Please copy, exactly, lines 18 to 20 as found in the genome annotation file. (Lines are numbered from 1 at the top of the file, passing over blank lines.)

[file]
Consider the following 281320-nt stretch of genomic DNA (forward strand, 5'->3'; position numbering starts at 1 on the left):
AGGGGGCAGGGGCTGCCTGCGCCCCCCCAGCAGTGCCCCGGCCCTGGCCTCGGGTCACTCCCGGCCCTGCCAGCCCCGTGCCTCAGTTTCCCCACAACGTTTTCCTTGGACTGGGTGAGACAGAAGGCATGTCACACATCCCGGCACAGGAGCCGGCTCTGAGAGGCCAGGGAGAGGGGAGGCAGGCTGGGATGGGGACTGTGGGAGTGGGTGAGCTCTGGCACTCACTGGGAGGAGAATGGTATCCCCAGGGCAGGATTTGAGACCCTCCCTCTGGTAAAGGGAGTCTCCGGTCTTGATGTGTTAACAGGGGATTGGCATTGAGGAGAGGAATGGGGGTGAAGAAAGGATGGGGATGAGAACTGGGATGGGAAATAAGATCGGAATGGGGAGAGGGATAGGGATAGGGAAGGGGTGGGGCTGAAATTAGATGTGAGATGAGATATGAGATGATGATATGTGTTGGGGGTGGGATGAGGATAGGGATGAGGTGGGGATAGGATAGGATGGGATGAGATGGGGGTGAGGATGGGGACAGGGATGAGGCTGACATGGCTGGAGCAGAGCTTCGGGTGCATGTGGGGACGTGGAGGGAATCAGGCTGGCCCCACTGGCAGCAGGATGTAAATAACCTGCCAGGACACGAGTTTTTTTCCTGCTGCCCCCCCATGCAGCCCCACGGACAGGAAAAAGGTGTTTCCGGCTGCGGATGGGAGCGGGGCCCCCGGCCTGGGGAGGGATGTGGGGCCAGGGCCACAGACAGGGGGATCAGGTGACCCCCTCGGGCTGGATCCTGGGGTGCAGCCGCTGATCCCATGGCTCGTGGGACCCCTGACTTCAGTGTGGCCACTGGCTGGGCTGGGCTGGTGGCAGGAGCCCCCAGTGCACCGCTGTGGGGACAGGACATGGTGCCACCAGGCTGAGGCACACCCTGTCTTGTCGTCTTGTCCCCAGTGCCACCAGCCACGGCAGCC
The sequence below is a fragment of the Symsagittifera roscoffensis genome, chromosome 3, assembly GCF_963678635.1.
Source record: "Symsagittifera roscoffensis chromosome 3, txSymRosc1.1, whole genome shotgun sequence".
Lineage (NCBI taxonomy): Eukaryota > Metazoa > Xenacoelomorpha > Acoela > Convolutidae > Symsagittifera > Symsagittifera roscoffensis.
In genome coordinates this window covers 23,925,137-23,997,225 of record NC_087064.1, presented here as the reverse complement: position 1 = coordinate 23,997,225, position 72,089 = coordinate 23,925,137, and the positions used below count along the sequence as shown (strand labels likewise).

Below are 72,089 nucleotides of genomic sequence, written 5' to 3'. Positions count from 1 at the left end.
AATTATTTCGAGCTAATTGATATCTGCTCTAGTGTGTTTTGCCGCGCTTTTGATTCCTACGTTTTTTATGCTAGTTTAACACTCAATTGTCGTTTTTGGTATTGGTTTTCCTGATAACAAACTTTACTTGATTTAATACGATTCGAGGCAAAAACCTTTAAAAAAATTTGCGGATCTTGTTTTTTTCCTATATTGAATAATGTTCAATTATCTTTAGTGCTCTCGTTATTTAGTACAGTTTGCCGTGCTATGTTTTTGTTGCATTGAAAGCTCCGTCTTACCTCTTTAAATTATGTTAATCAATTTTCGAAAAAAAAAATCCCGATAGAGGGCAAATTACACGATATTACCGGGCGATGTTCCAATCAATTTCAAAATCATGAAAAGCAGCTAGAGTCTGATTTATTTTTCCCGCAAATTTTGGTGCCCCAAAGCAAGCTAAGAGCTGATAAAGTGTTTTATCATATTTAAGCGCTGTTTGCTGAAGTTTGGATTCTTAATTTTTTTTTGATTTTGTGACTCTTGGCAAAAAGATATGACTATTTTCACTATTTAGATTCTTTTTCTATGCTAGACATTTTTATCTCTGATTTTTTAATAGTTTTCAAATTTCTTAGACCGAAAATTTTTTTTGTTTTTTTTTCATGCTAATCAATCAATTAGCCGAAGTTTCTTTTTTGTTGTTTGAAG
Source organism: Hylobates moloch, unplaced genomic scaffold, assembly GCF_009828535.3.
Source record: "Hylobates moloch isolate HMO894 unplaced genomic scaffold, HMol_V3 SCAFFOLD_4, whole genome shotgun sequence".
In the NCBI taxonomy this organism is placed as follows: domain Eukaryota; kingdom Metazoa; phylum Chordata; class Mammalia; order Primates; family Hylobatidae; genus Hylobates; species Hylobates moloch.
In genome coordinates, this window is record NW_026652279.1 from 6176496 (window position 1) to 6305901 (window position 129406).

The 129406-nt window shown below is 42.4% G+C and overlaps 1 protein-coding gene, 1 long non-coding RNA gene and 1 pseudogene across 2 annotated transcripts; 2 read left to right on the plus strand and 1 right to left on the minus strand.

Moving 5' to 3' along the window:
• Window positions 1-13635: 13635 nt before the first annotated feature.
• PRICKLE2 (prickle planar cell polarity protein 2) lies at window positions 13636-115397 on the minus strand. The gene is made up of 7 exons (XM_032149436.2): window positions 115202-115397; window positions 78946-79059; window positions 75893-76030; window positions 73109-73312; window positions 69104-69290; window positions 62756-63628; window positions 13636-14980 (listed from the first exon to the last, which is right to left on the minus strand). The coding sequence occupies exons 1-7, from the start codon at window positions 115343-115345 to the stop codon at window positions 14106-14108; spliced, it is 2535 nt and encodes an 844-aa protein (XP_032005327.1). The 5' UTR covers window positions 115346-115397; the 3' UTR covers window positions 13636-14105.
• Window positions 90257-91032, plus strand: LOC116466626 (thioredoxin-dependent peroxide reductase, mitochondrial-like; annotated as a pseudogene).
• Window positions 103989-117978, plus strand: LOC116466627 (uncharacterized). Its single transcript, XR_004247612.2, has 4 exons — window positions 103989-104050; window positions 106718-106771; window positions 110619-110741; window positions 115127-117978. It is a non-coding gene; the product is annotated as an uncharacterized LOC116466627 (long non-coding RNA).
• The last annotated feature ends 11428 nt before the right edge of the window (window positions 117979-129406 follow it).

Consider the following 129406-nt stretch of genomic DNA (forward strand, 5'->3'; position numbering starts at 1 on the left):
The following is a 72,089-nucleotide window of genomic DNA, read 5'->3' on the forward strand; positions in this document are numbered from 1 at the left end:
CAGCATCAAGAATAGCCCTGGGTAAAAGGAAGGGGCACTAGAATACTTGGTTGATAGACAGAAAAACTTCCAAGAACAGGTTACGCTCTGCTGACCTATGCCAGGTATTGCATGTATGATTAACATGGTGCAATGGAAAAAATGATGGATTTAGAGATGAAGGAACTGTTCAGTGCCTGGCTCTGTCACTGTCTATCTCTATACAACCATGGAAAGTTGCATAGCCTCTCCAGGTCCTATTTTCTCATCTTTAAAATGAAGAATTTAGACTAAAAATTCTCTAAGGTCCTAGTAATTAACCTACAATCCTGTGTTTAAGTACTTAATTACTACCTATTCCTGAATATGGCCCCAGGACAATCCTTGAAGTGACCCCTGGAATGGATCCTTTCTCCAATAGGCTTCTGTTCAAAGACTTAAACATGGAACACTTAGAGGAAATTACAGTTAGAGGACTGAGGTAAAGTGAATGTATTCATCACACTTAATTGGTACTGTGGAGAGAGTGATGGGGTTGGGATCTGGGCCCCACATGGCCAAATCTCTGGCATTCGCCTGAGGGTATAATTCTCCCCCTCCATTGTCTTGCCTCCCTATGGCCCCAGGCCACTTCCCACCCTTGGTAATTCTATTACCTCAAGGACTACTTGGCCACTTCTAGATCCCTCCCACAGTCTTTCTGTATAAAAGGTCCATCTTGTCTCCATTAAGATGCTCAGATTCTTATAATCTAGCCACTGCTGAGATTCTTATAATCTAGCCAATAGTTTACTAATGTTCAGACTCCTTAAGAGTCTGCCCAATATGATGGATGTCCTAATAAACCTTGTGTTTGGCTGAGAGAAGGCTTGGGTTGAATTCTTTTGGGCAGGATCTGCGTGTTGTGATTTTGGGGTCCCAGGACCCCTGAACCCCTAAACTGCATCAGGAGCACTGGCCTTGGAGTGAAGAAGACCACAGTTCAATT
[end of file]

• Window positions 103989-117978, plus strand: LOC116466627 (uncharacterized). Its single transcript, XR_004247612.2, has 4 exons — window positions 103989-104050; window positions 106718-106771; window positions 110619-110741; window positions 115127-117978. It is a non-coding gene; the product is annotated as an uncharacterized LOC116466627 (long non-coding RNA).
• The last annotated feature ends 11428 nt before the right edge of the window (window positions 117979-129406 follow it).

Consider the following 129406-nt stretch of genomic DNA (forward strand, 5'->3'; position numbering starts at 1 on the left):